Other proposals under consideration

The consultation covers a raft of other proposals in the mergers sphere, including:

  • Restricting the scope of a Phase 2 investigation by requiring the CMA to consider only those concerns that have been identified at Phase 1.

  • Potentially making timetable extensions subject to additional conditions and giving the CMA greater flexibility to extend the statutory timetable unilaterally or with the agreement of the merging parties.
  • Extended deadlines in public interest interventions in media mergers (PIINs). Where the Secretary of State has issued a PIIN in relation to a completed media merger, a power to extend the deadline for referral to Phase 2 once, by a period of 28 days, is proposed.
What about the UK Markets regime?

Alongside the merger review proposals, the Government is considering what changes might be introduced in relation to CMA investigations into the functioning of particular markets. The Government proposes to overhaul the current two stage process (consisting of a primary market study stage, followed by a more in-depth market investigation) with one of two proposals:

  • Proposal 1: Retaining market studies and market investigations, but enabling the CMA to impose certain remedies at the end of a market study (rather than needing to proceed to a market investigation first). This would mirror the equivalent proposals for merger remedies as explained above.

  • Proposal 2: Replacing the existing market study and market investigation system with a new single-stage market inquiry tool.

In other proposals, the Government’s preferred approach is for the CMA’s Board to act as the responsible decision maker (rather than a panel of independent experts) when deciding whether to impose remedies at the end of a market study. This would, in the Government's view, provide a fresh review or ‘second pair of eyes’ without the need for the appointment of a full independent panel such as that currently used for market investigations.

Views are also sought on the merits of granting the CMA the same powers to impose interim measures in market investigations as it does in Competition Act investigations.

International Cooperation

The Government recognises that cooperation with the CMA's international counterparts is vital in order for the UK to realise its ambitions to take a leading role in global competition enforcement and policy.

With that in mind, the CMA has signed cooperation framework agreements with a number of competition authorities across the globe, including the US, Australia, Canada and New Zealand (see Memorandum of understanding ( In the post-Brexit world, a deal with the EU (currently not yet agreed) is being actively pursued on both sides of the channel.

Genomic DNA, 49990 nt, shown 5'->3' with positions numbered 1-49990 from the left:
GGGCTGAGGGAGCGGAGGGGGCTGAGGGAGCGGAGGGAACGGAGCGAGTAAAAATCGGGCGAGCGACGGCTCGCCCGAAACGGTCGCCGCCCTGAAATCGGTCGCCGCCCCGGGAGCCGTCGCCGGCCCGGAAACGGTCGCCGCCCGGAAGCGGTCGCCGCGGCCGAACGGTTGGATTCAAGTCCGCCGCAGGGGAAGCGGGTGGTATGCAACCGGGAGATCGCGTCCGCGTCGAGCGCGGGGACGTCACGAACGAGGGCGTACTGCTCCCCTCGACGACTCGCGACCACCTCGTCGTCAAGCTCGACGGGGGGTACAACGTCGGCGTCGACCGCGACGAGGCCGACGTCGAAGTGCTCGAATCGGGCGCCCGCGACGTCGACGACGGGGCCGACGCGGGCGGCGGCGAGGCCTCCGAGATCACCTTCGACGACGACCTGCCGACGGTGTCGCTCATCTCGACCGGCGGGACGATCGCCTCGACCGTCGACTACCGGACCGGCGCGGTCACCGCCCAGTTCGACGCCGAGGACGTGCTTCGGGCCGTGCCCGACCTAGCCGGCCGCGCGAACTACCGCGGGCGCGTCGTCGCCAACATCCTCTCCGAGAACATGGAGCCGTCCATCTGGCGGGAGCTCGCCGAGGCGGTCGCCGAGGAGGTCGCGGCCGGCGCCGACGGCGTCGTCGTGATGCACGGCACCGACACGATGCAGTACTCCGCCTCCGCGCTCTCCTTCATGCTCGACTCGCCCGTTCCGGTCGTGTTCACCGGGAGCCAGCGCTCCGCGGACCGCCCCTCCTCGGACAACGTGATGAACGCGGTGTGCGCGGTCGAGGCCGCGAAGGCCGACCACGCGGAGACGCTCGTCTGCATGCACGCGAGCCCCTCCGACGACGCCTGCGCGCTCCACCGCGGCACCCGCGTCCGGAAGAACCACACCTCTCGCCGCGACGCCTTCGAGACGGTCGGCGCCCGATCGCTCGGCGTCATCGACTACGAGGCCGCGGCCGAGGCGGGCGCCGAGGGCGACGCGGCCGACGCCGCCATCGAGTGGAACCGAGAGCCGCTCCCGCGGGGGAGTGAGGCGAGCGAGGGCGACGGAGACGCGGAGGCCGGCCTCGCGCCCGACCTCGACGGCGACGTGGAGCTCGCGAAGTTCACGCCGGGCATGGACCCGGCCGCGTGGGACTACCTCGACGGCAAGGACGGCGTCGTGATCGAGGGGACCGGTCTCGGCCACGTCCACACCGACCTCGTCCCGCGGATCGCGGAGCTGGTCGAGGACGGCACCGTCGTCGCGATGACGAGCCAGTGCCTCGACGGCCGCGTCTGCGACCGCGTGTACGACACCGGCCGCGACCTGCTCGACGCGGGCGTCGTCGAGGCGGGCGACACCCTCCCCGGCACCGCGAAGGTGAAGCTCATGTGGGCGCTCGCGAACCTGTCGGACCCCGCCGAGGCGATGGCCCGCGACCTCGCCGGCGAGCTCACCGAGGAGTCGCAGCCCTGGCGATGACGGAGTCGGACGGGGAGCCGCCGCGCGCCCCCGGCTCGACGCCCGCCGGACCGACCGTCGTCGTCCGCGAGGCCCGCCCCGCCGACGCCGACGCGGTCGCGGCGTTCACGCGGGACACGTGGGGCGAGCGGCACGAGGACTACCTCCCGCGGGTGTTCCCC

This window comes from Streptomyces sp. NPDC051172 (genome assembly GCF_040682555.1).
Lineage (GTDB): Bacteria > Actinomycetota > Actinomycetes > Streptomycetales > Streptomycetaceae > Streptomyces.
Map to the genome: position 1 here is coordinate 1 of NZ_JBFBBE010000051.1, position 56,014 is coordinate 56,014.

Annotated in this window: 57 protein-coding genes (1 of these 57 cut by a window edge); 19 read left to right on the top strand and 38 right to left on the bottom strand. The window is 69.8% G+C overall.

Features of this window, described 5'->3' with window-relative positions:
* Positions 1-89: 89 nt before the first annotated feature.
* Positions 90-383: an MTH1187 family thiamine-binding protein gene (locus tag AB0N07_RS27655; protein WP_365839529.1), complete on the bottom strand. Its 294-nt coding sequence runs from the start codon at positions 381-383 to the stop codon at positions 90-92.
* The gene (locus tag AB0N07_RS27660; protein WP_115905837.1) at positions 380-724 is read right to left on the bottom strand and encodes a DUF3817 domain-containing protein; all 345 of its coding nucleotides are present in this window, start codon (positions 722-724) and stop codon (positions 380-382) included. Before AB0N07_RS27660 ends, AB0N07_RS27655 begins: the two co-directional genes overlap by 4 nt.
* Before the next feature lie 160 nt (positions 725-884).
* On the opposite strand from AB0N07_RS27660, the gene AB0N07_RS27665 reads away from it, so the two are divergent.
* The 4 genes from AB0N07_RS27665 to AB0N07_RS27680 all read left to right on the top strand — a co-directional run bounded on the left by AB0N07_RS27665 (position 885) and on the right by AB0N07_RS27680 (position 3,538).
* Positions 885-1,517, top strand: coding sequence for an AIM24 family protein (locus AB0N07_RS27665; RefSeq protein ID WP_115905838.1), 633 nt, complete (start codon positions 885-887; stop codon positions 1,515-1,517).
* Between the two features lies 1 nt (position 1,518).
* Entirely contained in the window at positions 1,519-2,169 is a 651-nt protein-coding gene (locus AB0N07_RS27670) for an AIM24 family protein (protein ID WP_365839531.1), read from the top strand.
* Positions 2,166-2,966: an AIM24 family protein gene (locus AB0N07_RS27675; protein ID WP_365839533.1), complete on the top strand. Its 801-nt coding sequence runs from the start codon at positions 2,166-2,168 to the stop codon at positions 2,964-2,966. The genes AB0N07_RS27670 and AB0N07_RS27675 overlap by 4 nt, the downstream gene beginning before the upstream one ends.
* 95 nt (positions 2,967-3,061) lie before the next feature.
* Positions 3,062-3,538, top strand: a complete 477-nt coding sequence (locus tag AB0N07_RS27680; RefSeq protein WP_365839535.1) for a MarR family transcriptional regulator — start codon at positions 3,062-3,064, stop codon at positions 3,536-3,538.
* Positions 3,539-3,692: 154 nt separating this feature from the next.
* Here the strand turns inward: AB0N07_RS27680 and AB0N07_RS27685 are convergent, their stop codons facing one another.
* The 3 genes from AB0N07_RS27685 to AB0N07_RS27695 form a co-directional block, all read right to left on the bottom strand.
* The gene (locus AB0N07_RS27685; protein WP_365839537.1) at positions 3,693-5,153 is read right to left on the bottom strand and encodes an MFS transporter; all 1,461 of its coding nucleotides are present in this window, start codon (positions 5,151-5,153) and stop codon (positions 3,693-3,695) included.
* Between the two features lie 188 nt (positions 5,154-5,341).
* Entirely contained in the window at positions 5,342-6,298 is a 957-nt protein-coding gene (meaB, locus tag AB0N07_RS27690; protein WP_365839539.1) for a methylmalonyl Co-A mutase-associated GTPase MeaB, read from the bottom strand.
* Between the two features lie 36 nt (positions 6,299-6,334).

As part of this consultation, the UK Government is seeking views on the introduction of new legislation to update current information sharing provisions (under Part 9 of the Enterprise Act 2002) to provide clearer and more flexible rules for sharing information between the UK’s competition authorities and their overseas counterparts.

Decision making

The Government is proposing changes to the system for appointing, and setting the role of, CMA Panel members that it believes should produce a system that is faster and more consistent.

The reforms proposed include:

  • A smaller pool of dedicated Panel members for whom work on the CMA’s Panel is their primary employment.

  • A revised role for CMA Panel members, limited to making final decisions on theories of harm and remedies. The Government believes that this would retain the role of the CMA Panel as a ‘fresh pair of eyes’ while allowing the CMA greater administrative flexibility during the course of the investigation itself. However, inevitably a more focused role of the CMA Panel will mean increased involvement of CMA case teams in decision-making processes.
Sanctions for non-compliance during the process of an investigation

Alongside this raft of specific proposals for merger control and markets work, the Government is proposing a significant overhaul of the sanctions that can be imposed for non-compliance and non-cooperation with the UK competition authorities. The strengthened powers aim to bring the relatively low administrative penalties that can currently be imposed by the CMA (in the event of, for example, a failure to fully comply with information requests) more in line with the higher penalties that are permitted under the EU regime. Fixed penalties of up to 1% of a business’ annual turnover, as well as the power to impose an additional daily penalty of up to 5% of daily turnover while non-compliance continues are proposed. Civil penalties are also proposed in the event that the rules of a confidentiality ring are breached.

What next?

The period for public consultation is open until 1 October 2021.

As explained above, the UK Government is also consulting on a number of other reforms in the consumer and competition law space, including on the processes for conducting competition law enforcement/antitrust cases, a new competition regime for the digital sector and a significant overhaul of consumer law enforcement. Alongside these consultations, the Secretary of State for Business, Energy and Industrial Strategy has also written to the CMA to request its advice on how the UK can better use the tools available under competition and consumer law to achieve the government’s net zero and sustainability goals. That advice is due by early 2022.

Given the far-reaching nature of the proposals put forward, and the time that Government has taken (since the earlier proposals from Penrose and Tyrie) to reach this stage, the outcome of these consultations will be keenly awaited.


Back To Top